- User interface: for inclusivity and satisfaction
- Data security: to safeguard user privacy
- Reliability and sustainability: for alignment with company goals
- Customization and branding: for enhanced engagement
- Remote monitoring: to ensure a seamless experience
- Forward compatibility: to avoid obsolescence
By assigning 20% importance to technology, its pivotal role in the system’s longevity, adaptability and user-centricity is emphasized, ensuring ongoing relevance and user satisfaction.
Warranty and SLA – 20%
A manufacturer’s commitment and ability to provide reliable and timely after-sales support, including maintenance, repairs and customer assistance, are crucial to ensure the long-term success of a parcel locker network. The weight assigned to this criterion emphasizes the importance of a strong support system in the evaluation process.
Reference clients and installations – 5%
A manufacturer’s experience and reputation, based on previous successful projects and satisfied clients, can provide valuable insights into their capabilities and reliability. The weight for this criterion reflects the significance of considering the manufacturer’s track record when making a decision.
Product hardware, resilience (IP rating, water drainage systems, dust and vandalism resistance) and sustainability – 10%
The ability of a parcel locker to withstand extreme weather or operating conditions is particularly important for outdoor installations. This criterion focuses on the system’s resilience to water and dust, which can affect machine performance and operating life. Of course, in extreme climates, such as the Middle East or the Nordics, this weighting will need to be more important, or even a must-have pre-condition. Also, sustainability is becoming more and more important, especially in Europe.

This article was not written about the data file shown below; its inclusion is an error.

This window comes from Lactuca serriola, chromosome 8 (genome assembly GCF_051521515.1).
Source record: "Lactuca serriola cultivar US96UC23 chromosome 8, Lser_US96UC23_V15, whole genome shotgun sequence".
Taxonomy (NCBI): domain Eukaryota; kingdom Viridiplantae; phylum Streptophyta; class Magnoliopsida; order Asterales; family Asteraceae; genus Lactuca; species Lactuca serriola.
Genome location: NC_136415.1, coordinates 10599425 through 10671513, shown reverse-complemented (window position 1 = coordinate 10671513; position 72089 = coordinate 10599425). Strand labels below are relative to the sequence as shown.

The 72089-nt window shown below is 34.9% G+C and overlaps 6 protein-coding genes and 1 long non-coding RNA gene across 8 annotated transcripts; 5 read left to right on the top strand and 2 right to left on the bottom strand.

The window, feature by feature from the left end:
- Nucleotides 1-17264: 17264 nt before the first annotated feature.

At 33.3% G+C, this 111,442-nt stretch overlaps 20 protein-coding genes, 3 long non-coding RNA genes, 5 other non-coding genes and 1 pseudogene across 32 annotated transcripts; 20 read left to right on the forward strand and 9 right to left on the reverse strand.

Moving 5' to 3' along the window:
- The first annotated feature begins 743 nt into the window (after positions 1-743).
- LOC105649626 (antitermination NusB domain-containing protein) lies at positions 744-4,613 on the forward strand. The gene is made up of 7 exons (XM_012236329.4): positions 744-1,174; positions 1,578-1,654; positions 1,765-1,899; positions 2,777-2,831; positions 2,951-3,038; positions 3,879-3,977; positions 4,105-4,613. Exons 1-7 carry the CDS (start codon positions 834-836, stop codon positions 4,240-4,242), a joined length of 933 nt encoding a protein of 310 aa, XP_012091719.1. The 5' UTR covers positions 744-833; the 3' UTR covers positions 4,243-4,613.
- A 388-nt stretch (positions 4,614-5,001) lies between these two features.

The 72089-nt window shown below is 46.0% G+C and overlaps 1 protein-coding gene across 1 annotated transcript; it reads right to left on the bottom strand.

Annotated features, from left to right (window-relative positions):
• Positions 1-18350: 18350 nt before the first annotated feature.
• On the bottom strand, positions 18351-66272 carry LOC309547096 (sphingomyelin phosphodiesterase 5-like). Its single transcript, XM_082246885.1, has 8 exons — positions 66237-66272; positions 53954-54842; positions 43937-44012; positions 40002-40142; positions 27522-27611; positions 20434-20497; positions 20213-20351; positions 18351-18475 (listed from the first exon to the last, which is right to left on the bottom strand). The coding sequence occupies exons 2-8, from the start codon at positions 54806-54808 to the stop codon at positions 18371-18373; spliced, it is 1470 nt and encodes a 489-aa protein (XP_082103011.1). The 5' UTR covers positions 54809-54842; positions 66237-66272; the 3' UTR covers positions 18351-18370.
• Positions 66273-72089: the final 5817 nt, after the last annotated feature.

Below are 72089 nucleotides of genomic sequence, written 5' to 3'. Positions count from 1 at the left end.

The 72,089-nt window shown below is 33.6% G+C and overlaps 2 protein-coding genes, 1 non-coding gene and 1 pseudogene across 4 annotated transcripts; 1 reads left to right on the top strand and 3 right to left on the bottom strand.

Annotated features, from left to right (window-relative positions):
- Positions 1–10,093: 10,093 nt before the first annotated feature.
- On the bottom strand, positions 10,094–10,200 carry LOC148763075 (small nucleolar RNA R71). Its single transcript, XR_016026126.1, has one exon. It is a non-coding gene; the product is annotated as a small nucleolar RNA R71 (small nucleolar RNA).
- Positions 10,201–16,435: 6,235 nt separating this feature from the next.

Total lead time (including production lead time) and company stability – 10%
The time it takes for a manufacturer to deliver a prototype (if relevant) and install a parcel locker system will affect project timelines. The weight assigned to this criterion highlights the importance of considering expected delivery and installation timeframes when selecting a manufacturer.
Company flexibility – 5%
A manufacturer’s ability to adapt to specific client needs, such as customization or changing timelines, is important to ensure a trouble-free collaboration.
Step 6: Ranking of your offerees and selecting the best
Assign a score to each manufacturer (1-10) for every criterion based on their proposal and responses during an interview. Multiply the score for each criterion by the corresponding weighting. Calculate the total weighted score for each manufacturer by summing the weighted scores for all criteria. You will now have a tool to select those manufacturers that best fit your needs – and who you should prioritize.
Last Mile Experts’ six-step guide allows you to operate an objective and time-efficient evaluation process and will help you make the best choices. By following our structured approach, you will avoid the pitfalls that many APM operators face and have a smoother and safer decision tree.